Once all the passengers reboarded, the train reversed direction and returned via the Morris & Essex Line. Passing Denville, a newly rebuilt GP40PH-2B and U34CH 4166, wearing an ersatz EL diamond on its side, waited for our train to clear so they could continue on their way in work train service. The train made an uneventful journey to West End, the junction of the former Erie and Lackawanna lines west of the Bergen Tunnels, and only two miles from the Hoboken starting point. At West End, the train took a sharp turn around the wye there; for mileage collectors, this was an added bonus, as revenue passenger moves are extremely rare around the wye. The train now aimed itself north, and was doing track speed up the former Erie "Main Line." A lunch and photo stop was held at Ridgewood, perhaps one of the nicest stations and locales on NJ Transit. Ridgewood was once home to prominent railroad officials and other business magnates. The station building itself is noted for its Spanish Revival architecture, a unique example on the Erie. At Ridgewood, most passengers discovered that NJ Transit had a GP40PH-2 shadowing the train in case of mechanical failure, as NJT 4104 coasted up carefully and parked directly behind the excursion train. Fortunately, the U-boats refused to quit, and the unit proved unnecessary.
After eating, and answering the queries of many startled townspeople, the train continued north to Suffern for its fourth photo stop. (Photo) At Suffern, the train switched over to the southbound (timetable east) main and reboarded. Unfortunately, a freshly painted RS3 (purchased by upstart shortline New York & Greenwood Lake) was just slightly out of walking distance for this trip. The train sped south, and just below Ridgewood, switched over to the parallel former Erie "Bergen County" Main. At Radburn (a locale of Fair Lawn -- known by many as a location of Kodulux!), photo stop #5 was held at the Erie stone station. (Photo) Construction around the station made photo taking slightly treacherous, but the hearty managed to obtain beautiful unobstructed views of NJDOT-painted 4172.
After this short stop, everyone climbed aboard to continue the trip. The train continued south and stopped in the middle of the Jersey Meadowlands, within sight of the well-known Meadowlands Sports Complex. Reversing direction, the excursion continued north once again, this time on the former New Jersey & New York. A sixth photo stop was held at Oradell, a large rambling wooden station. (Photo - #4176) (Photo - #4172) (Photo - "Smoking") The excursion continued north to Spring Valley, New York, the end of the current Pascack Valley Line. Within a minute, the train was rolling south once again. A quick run and the excursion was once again on the Erie "Bergen County" Line. The seventh and final photo stop was held at Harmon Cove, a relatively new station built to serve a large condominium complex. (Photo - #4176) (Photo - #4176) This station is less than a mile north of the former Erie Croxton Yard. The shadowing GP40PH-2 was maneuvered into place for photos, (Photo - #4104 with #4176) but this didn't last long, as large thunderstorm clouds blocked out the sun in a period of minutes. The train then continued back to Hoboken, returning a few minutes after 6:00 PM.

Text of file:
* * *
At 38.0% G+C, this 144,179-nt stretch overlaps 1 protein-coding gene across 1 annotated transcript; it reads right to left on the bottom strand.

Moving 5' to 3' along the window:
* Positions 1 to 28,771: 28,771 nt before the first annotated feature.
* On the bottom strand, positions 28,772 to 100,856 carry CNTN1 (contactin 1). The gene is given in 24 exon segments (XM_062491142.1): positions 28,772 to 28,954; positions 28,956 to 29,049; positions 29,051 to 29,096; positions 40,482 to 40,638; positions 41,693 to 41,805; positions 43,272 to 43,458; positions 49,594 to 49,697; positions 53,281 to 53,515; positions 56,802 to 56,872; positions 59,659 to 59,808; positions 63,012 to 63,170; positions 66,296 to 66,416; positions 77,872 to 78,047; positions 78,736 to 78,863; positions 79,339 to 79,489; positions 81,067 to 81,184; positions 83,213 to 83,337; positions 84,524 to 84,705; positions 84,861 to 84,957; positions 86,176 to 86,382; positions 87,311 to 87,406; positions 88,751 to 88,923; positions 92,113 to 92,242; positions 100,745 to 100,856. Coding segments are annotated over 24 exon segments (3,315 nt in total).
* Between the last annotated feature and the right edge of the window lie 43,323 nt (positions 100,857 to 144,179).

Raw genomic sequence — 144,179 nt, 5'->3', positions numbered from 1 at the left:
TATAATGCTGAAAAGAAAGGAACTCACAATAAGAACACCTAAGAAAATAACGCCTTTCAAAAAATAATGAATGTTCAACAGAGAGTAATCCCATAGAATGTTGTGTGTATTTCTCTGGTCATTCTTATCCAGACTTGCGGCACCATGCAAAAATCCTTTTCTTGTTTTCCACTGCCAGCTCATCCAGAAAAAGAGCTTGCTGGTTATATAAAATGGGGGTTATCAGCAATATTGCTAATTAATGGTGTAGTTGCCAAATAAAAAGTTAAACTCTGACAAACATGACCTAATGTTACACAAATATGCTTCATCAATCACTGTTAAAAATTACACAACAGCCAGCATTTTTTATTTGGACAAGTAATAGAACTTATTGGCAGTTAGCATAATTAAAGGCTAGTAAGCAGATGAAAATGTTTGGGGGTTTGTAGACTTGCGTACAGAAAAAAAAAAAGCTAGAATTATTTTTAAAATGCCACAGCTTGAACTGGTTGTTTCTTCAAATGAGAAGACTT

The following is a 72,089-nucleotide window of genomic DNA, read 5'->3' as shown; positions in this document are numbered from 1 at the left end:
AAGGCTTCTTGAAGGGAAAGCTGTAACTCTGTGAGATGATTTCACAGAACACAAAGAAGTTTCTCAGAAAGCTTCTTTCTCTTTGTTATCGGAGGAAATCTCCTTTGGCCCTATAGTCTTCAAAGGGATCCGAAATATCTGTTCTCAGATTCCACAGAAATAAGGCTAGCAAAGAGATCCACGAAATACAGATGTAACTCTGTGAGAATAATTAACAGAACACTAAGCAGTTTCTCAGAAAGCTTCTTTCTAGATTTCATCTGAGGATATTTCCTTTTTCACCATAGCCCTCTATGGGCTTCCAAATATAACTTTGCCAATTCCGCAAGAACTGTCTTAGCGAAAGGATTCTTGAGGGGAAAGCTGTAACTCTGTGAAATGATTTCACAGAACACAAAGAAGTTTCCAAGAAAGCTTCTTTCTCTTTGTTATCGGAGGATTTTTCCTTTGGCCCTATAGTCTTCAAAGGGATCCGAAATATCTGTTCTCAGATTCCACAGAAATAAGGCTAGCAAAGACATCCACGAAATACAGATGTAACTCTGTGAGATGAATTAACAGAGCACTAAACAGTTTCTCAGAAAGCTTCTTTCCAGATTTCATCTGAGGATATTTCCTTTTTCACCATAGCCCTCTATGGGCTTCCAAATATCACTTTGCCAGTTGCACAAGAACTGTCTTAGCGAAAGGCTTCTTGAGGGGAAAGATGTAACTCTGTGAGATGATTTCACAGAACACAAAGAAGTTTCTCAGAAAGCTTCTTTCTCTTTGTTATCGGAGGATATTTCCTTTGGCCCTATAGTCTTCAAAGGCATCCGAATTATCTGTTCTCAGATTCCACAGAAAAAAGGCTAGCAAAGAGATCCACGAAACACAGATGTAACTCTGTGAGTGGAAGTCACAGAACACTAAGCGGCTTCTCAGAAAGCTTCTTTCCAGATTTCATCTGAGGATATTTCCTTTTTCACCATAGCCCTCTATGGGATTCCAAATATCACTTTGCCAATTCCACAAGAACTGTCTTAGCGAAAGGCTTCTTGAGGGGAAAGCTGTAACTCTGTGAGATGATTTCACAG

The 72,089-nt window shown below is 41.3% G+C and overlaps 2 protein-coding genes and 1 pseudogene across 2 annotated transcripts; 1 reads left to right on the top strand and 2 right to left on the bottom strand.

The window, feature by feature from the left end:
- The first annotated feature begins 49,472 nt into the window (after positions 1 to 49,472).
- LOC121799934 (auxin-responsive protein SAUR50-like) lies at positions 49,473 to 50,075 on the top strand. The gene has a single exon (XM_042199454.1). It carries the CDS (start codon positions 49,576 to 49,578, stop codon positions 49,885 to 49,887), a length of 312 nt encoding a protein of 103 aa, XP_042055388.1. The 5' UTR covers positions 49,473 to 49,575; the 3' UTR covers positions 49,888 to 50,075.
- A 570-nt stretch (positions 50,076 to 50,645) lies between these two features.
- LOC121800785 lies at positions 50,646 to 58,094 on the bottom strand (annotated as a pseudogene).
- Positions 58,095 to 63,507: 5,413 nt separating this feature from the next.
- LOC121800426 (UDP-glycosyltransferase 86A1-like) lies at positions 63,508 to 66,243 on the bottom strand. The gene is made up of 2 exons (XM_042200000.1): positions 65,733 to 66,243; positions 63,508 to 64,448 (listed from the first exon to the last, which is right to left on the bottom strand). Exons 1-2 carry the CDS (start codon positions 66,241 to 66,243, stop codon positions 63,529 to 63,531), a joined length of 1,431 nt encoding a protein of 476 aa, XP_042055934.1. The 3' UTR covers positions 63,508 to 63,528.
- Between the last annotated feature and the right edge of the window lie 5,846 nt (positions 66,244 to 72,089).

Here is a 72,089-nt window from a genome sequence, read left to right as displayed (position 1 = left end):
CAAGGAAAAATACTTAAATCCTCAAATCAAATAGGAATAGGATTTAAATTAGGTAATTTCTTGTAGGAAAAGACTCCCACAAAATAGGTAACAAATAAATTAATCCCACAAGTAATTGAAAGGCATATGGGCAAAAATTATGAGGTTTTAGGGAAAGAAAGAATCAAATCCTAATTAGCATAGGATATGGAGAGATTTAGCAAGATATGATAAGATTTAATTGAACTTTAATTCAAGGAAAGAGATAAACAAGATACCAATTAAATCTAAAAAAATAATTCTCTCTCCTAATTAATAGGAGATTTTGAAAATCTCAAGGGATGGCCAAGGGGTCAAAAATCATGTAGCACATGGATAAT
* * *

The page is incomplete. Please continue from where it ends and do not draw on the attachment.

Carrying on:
All told, the excursion ran smoothly and on time. The passengers onboard seemed to be enjoying themselves, and everyone came away from the trip smiling -- a fitting tribute to 20+ years of dependable service for these majestic units.
As this is being written, there are at least two U34CH's in work train service; numbers 4166 and 4172, both in NJDOT paint. U34CH 4176 is being saved for the URHS' historical collection. One U34CH, Metro-North-owned 4183, has been scrapped. The rest of the U-boats lie in storage in several long strings at NJ Transit's Meadows Maintenance Complex in Kearny, NJ (the former PRR enginehouse and shops' location). Many of the stored U34CH's show signs of fire damage, and many have been noticeably cannibalized to keep the rest of the fleet running. The entire fleet is now officially retired from revenue service, awaiting purchase. Several sources indicated that Conrail or CSX might purchase some of the fleet to cannibalize for parts. In any event, it is probably safe to assume that the retired units will never run again under their own power.
So the book closes on GE's first attempt at a commuter locomotive. The experiment proved to be a success. Now NJ Transit joins the ranks of "lookalike GP40 rebuild" commuter services; progress marches on...
EL4172A.JPG: "Erie Lackawanna" 4172 pulls forward during a photo stop at Suffern, New York. This line was one of the U34CH's main haunts for the past two decades.
EL4172B.JPG: U34CH 4172 basks in the sun at the Radburn, New Jersey station, along the former Erie Railroad "Bergen County Line."
HARMONCV.JPG: The classic lines of a General Electric U-boat complement the towers of the Harmon Cove condominium complex during a late-day photo stop at Secaucus, New Jersey. The former EL Croxton Yard lies a quarter-mile to the right of the photograph.
HARMONC2.JPG: The brutish pug nose of U34CH 4176 poses grandly in front of the Harmon Cove condominium complex at Secaucus, New Jersey.
MTLAKES.JPG: Freshly repainted NJ Transit U34CH 4176 offers a unique contrast to the classic Lackawanna Railroad stone-construction Mountain Lakes, New Jersey station, during a photo stop on the United Railroad Historical Society's "Farewell to the U34CH" excursion.
ORADELL.JPG: U34CH 4176 reposes in the shadows at Oradell, New Jersey, on what once was the Erie's New Jersey & New York line.
ORADELL2.JPG: The engineer on U34CH 4172 enjoys his brief respite while posing for photographs at Oradell, New Jersey. Just another quaint scene in Northern New Jersey.
SMOKEU34.JPG: Something commonly seen while in regular commuter service, but rarely visible during this excursion, was a thick plume of black smoke, accompanied by that characteristic GE "chugging" - obviously a very close cousin of Alco!
TWONJT.JPG: The Victor and the Vanquished. NJ Transit U34CH 4176 poses next to GP40PH-2 4104 at Secaucus, New Jersey. The Geep was built for the Jersey Central Railroad in the late 1960's, and the entire fleet was recently rebuilt by Conrail for service well into the 21st Century. The U-boat will enjoy no such luck.